What’s Maya Lin been up to since she won a national competition with her design for the Washington, D.C., Vietnam Veterans Memorial Wall when she was a 21-year-old senior at Yale?
Plenty. Audience members at the Carpenter Center got to hear about her past 25 years of activity when she gave a slide lecture there Dec. 1 and engaged in a conversation with Louis Menand, the Anne T. and Robert M. Bass Professor of English and American Literature and Language. The talk was sponsored by the Department of Visual and Environmental Studies.
Lin, now an astonishingly youthful 46, has wasted little time moving beyond her early fame. Nor has she limited herself to the genre in which she first gained notoriety. Her work has included two more notable memorials, whose design encourages the same sort of tactile, interactive responses that have characterized the Vietnam Memorial – the Civil Rights Memorial in Montgomery, Ala., and the Women’s Table, commemorating the admission of female students to Yale.
But she has also designed houses, apartments, landscape architecture, public art, sculpture, gallery installations, a library, a museum, a line of furniture, a skating rink, clothing, two chapels, and a bakery.
Menand acknowledged Lin’s dedication and work ethic in his introductory remarks, calling her a hero for two reasons. First, he praised her gutsy determination to make sure the Vietnam Memorial got built the way she conceived it, which meant having “to stand up to the brass and the suits.”
Second, he praised her because “she never cashed in on her celebrity. She could have appeared in endless television interviews as an expert on war memorials and dealing with grief and loss. But instead, she decided to keep her head down and make some art. How many people in her shoes would have done that?”
Lin’s output has been so voluminous that when she whipped through dozens of slides of her work, commenting on them in her understated Midwestern voice, you almost wanted to shout out for her to slow down so that you could linger over the details of what were obviously some extremely interesting and beautiful projects.
There was the Langston Hughes Library designed for the Children’s Defense Fund’s Haley Farm in Clinton, Tenn., in which she inserted a modern, high-tech skin inside an antique barn. She also designed an interfaith chapel in the same location in the shape of an ark.
There was “11-Minute Line,” a squiggle that has been transformed into a monumental piece of earth art in a cow pasture in Sweden; an outdoor installation for her hometown of Athens, Ohio, for which she collaborated with her brother, poet Tan Lin; a hanging wire installation reproducing the terrain of the ocean bottom near Antarctica; another terrain-based installation constructed of upended two-by-fours; and the Lewis and Clark “Confluence Project” for the state of Washington.
Lin said a project commemorating Lewis and Clark’s “Voyage of Discovery” initially held no interest for her.
“It wasn’t undiscovered land they were exploring. It was home to many different peoples,” she said.
But her attitude changed when a group representing the area’s Indian tribes specifically requested her participation. Working with tribal elders, Lin is developing designs for seven different sites along the route Lewis and Clark followed as they approached the Pacific Ocean.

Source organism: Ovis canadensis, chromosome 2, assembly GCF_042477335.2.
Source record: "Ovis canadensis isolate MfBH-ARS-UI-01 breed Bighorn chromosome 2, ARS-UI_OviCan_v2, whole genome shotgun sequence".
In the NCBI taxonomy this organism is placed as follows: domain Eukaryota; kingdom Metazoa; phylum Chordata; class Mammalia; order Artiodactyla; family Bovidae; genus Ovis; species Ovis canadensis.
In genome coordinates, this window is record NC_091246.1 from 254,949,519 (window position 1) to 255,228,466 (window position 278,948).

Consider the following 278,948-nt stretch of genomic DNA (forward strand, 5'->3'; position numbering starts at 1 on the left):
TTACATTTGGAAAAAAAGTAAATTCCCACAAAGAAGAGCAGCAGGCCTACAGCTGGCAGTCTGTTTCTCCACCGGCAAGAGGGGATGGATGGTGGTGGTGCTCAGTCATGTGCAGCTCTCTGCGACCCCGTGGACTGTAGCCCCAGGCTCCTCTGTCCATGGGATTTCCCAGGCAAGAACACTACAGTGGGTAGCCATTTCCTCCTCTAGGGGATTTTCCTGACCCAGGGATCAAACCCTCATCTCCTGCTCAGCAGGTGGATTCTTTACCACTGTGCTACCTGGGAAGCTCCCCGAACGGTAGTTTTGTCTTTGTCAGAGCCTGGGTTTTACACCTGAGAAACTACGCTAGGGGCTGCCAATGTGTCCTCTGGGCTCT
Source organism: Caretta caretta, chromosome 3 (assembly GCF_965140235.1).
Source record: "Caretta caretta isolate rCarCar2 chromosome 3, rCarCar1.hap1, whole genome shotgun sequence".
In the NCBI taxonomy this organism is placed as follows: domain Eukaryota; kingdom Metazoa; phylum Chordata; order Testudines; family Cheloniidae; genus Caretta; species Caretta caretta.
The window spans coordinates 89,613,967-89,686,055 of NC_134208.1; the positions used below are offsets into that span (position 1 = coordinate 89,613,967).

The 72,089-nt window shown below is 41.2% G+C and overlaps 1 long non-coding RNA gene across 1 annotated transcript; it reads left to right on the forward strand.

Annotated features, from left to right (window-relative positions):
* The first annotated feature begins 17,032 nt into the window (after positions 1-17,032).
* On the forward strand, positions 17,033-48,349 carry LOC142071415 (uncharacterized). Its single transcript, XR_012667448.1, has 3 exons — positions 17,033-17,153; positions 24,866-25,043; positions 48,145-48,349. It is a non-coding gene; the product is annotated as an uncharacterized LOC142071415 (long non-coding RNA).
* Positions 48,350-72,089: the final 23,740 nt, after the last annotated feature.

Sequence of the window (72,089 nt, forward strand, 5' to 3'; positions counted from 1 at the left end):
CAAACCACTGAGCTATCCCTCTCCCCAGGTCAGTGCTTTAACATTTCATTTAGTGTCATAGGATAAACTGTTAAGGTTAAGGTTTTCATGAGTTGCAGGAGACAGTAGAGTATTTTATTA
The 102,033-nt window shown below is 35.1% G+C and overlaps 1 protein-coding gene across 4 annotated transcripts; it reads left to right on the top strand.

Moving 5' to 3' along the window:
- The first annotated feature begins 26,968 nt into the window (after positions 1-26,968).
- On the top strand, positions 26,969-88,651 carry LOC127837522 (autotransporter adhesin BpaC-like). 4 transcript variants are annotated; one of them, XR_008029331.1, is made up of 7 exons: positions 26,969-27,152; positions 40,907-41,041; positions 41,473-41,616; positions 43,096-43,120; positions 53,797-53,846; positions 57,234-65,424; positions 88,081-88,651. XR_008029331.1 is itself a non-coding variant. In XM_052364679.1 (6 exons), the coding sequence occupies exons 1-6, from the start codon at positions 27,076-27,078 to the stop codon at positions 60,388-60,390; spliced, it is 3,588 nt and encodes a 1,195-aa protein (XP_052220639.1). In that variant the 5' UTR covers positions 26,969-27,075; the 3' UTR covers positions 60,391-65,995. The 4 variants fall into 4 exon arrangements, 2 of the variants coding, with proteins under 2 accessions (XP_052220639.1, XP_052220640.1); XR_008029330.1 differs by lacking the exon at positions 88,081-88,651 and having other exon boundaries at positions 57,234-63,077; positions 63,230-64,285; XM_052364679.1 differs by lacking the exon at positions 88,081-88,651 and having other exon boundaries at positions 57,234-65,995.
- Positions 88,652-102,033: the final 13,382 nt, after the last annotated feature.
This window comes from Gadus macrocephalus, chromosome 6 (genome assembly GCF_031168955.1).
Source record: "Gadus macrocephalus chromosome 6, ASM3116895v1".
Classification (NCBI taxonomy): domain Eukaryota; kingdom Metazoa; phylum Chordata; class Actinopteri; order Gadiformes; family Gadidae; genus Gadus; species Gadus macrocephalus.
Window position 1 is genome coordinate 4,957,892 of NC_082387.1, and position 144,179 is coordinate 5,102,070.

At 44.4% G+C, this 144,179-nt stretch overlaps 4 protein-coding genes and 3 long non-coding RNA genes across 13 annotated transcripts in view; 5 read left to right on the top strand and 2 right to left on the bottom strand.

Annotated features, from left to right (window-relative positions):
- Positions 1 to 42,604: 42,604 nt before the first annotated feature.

The sites include an overlook platform at Cape Disappointment, the spot where Lewis and Clark first set eyes on the Pacific; Sacajawea State Park at the confluence of the Snake and Columbia rivers; and a totem circle made of salvaged cedar logs, the sacred wood of the Pacific coastal tribes.
The sites combine words and imagery drawn from the Lewis and Clark journals, Native American myths and stories, and the natural history of the area’s flora and fauna. Lin, who obtained a guarantee from Washington state officials that there would be no censorship of the project’s content, plans to focus on environmental destruction and the breaking of treaties with Indian tribes in some of the installations.
In her conversation with Menand, Lin spoke about her influences, working methods, and philosophy. Her parents fled China when the communists took over, and they settled in southeastern Ohio, in the foothills of the Appalachians. Both taught at the University of Ohio, her father in the fine arts department, her mother in literature. Although Lin does not speak Chinese and grew up hearing little about her parents’ earlier lives, Lin said that being a Chinese American has had an impact on her work.
“I have an attraction to ambivalence. It comes from being of two heritages, having a dual identity.”
Lin’s latest project is designing a new and larger space for the Museum of Chinese in the Americas, based in New York City.
Another influence was the hilly terrain in which she grew up and the monumental earthworks left there by the area’s prehistoric Indian tribes. These experiences and the later influence of earth artists like Robert Smithson, Michael Heizer, and James Turrell, gave her a predilection for works that are embedded into the landscape.
Lin said that science has also been an important component of her work. Starting out in college as a biology major, until she realized vivisection would be part of the curriculum, Lin has continued to borrow from science and technology in her artwork.
“My work is all about revealing something that you may not have known,” she said. “I tend to take information and focus you and make you see it in a different way.”
But how Lin goes about achieving this objective is rarely straightforward.
“I try to tweak your perception. I’m interested in the peripheral. There are times when you’ll walk right by my work and not notice it.”